Epilepsy-related ligand/receptor complex LGI1 and ADAM22 regulate synaptic transmission by Fukata Yuko, Adesnik Hillel, Iwanaga Tsuyoshi, Bredt David S, Nicoll Roger A, Fukata Masaki in Science (New York, N.Y.) (2006). PubMed

Abstract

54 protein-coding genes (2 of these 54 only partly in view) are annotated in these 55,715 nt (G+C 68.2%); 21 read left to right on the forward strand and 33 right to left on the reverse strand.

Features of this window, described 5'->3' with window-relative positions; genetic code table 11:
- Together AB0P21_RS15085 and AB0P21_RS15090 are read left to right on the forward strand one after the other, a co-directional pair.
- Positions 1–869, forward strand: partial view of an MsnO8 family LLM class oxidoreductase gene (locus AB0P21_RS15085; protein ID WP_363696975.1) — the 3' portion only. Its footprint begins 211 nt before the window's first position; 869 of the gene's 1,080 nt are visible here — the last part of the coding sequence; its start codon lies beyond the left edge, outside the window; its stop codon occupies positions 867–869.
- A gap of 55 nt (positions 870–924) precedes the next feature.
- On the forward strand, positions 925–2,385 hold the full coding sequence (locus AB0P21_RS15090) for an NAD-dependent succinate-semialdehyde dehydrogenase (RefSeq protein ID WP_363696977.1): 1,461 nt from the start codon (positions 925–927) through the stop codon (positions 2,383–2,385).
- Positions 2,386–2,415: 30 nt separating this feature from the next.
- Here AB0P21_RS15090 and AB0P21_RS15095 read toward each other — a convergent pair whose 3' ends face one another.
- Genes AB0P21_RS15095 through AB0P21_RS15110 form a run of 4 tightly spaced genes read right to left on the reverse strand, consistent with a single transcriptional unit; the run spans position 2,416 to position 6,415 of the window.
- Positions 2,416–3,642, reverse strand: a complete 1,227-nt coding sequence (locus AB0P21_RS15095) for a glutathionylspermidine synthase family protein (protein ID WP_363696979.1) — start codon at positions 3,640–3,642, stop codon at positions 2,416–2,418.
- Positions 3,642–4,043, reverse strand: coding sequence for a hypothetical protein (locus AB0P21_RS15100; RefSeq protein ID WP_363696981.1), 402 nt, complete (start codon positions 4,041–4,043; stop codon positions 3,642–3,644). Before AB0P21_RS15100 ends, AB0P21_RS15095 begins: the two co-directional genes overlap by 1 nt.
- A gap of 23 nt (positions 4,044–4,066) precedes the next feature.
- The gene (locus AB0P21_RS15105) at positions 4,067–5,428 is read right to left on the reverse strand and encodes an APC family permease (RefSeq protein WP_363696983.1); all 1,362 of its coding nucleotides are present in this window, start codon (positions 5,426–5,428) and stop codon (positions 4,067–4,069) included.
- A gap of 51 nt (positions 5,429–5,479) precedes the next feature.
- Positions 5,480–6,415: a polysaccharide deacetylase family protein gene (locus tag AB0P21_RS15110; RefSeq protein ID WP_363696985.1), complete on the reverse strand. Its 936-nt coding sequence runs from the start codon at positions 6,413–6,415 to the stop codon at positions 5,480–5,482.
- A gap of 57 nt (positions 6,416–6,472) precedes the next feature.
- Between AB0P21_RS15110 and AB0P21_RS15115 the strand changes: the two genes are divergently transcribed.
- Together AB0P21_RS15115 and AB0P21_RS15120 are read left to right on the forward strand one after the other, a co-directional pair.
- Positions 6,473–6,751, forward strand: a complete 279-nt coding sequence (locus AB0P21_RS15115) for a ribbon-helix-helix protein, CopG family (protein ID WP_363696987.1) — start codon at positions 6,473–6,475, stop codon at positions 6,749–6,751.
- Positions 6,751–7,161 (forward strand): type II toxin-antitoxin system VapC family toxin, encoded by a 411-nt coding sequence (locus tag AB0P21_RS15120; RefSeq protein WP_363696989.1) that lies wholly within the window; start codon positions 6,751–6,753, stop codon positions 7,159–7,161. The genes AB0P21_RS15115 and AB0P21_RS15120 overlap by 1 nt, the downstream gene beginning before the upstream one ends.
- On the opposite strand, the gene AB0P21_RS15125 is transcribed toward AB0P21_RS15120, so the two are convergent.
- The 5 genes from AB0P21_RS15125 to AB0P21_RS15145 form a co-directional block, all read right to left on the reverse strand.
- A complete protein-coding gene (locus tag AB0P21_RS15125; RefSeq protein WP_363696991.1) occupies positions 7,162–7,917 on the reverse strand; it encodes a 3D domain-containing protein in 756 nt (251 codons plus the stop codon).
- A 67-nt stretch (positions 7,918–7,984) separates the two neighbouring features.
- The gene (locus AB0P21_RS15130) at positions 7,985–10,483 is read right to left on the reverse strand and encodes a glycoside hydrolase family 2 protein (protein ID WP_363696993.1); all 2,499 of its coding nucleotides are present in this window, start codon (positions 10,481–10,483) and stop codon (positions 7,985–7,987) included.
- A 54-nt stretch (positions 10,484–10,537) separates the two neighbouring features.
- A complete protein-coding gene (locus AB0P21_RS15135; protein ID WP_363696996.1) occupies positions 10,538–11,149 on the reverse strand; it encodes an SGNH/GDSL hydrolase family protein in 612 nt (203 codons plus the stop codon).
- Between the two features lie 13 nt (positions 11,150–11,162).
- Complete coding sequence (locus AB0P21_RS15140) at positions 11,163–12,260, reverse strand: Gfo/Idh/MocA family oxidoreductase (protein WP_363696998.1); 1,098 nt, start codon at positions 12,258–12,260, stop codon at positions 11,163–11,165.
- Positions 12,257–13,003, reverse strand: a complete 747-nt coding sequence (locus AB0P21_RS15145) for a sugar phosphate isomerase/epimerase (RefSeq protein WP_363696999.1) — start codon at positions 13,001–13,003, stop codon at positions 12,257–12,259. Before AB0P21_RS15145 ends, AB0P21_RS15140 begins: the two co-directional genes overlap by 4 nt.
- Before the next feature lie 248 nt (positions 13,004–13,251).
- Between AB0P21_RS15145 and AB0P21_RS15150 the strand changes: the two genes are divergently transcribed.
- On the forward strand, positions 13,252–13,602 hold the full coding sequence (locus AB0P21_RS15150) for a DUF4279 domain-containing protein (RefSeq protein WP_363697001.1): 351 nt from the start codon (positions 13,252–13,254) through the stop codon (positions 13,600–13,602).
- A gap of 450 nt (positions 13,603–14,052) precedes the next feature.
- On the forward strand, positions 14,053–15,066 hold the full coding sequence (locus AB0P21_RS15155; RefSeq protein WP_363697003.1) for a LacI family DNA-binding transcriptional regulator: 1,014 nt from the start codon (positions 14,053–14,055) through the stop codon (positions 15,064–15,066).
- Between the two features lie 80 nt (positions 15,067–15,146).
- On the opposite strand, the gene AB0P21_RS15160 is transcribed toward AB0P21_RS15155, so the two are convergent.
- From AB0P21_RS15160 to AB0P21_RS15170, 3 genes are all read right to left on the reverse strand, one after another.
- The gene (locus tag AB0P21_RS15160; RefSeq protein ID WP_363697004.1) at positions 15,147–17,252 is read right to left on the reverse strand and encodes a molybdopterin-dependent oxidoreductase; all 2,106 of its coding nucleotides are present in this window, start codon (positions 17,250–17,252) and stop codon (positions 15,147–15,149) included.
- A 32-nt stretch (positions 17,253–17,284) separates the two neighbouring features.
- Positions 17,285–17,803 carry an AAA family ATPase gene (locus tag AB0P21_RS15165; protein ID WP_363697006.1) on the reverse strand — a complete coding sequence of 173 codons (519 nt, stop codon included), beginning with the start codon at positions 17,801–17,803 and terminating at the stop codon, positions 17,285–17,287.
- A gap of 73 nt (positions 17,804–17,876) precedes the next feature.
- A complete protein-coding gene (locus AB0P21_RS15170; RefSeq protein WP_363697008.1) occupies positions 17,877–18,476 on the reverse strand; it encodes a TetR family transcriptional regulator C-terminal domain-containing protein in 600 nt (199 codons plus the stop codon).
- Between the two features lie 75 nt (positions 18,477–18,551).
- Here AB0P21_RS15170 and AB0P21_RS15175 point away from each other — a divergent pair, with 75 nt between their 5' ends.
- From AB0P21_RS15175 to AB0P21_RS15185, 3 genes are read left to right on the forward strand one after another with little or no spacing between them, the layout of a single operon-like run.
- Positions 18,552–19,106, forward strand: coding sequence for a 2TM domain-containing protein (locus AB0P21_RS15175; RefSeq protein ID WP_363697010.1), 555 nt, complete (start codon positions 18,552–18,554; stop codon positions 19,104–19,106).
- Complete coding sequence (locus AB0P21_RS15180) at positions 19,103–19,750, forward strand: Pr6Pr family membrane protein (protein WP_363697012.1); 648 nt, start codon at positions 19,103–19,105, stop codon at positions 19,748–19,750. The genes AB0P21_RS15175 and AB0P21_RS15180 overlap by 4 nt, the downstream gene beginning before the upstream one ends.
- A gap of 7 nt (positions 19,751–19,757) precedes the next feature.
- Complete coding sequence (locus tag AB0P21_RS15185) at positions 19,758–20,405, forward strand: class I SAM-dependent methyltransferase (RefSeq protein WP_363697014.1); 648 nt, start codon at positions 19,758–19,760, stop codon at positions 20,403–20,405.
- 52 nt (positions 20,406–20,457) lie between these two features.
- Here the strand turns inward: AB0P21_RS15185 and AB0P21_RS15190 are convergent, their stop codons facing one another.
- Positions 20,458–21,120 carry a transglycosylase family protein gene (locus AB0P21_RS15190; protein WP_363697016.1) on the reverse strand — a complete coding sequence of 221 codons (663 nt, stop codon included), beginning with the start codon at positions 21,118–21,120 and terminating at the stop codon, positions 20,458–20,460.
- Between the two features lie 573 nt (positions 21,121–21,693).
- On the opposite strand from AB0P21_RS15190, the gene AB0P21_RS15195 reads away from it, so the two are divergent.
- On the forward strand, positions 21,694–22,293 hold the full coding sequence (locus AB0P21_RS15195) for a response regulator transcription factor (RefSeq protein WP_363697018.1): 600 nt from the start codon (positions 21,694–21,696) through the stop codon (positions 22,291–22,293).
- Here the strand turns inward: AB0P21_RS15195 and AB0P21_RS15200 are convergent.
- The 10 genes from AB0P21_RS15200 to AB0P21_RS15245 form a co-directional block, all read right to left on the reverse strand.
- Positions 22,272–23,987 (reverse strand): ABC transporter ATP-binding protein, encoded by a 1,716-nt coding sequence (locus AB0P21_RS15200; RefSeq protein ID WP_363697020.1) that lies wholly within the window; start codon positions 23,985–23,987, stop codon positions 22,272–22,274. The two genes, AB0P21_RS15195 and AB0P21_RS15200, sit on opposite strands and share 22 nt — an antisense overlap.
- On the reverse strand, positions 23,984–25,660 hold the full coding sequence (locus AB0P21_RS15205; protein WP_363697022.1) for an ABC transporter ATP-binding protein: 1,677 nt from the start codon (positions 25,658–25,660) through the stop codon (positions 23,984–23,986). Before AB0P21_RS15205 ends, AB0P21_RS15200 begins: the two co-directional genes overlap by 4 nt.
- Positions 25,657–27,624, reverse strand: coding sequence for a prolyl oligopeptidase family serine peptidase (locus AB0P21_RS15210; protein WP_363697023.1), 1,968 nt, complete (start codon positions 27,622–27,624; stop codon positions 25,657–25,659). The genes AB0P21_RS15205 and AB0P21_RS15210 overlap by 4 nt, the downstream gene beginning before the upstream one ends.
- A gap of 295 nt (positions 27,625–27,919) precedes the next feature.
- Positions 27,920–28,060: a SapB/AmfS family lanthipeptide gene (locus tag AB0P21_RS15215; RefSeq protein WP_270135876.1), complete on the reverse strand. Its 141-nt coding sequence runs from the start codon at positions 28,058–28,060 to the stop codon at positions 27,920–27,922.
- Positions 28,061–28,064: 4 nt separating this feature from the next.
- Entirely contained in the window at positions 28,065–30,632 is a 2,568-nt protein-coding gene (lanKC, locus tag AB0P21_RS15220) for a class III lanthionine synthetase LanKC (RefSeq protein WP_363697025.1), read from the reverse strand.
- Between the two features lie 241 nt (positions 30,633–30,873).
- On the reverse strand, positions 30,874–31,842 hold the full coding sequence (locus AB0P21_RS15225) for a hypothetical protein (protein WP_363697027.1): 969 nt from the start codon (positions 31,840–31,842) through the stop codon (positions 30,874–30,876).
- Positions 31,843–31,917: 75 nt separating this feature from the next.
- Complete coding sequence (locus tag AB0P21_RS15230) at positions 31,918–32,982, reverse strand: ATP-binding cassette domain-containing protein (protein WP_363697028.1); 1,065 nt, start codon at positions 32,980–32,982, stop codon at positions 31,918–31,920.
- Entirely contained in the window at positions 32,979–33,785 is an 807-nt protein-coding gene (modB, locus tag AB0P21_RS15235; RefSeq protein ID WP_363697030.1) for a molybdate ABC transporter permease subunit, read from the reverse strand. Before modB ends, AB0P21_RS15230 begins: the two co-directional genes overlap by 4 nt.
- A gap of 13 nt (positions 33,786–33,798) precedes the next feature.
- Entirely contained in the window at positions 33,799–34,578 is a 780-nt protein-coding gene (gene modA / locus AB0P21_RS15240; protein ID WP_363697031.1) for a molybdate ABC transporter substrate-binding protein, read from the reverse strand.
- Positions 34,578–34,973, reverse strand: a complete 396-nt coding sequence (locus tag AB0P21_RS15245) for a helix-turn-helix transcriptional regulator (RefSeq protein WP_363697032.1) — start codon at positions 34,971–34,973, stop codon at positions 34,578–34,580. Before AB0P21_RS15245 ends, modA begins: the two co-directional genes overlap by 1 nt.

Abnormally synchronized synaptic transmission in the brain causes epilepsy. Most inherited forms of epilepsy result from mutations in ion channels. However, one form of epilepsy, autosomal dominant partial epilepsy with auditory features (ADPEAF), is characterized by mutations in a secreted neuronal protein, LGI1. We show that ADAM22, a transmembrane protein that when mutated itself causes seizure, serves as a receptor for LGI1. LGI1 enhances AMPA receptor-mediated synaptic transmission in hippocampal slices. The mutated form of LGI1 fails to bind to ADAM22. ADAM22 is anchored to the postsynaptic density by cytoskeletal scaffolds containing stargazin. These studies in rat brain indicate possible avenues for understanding human epilepsy.

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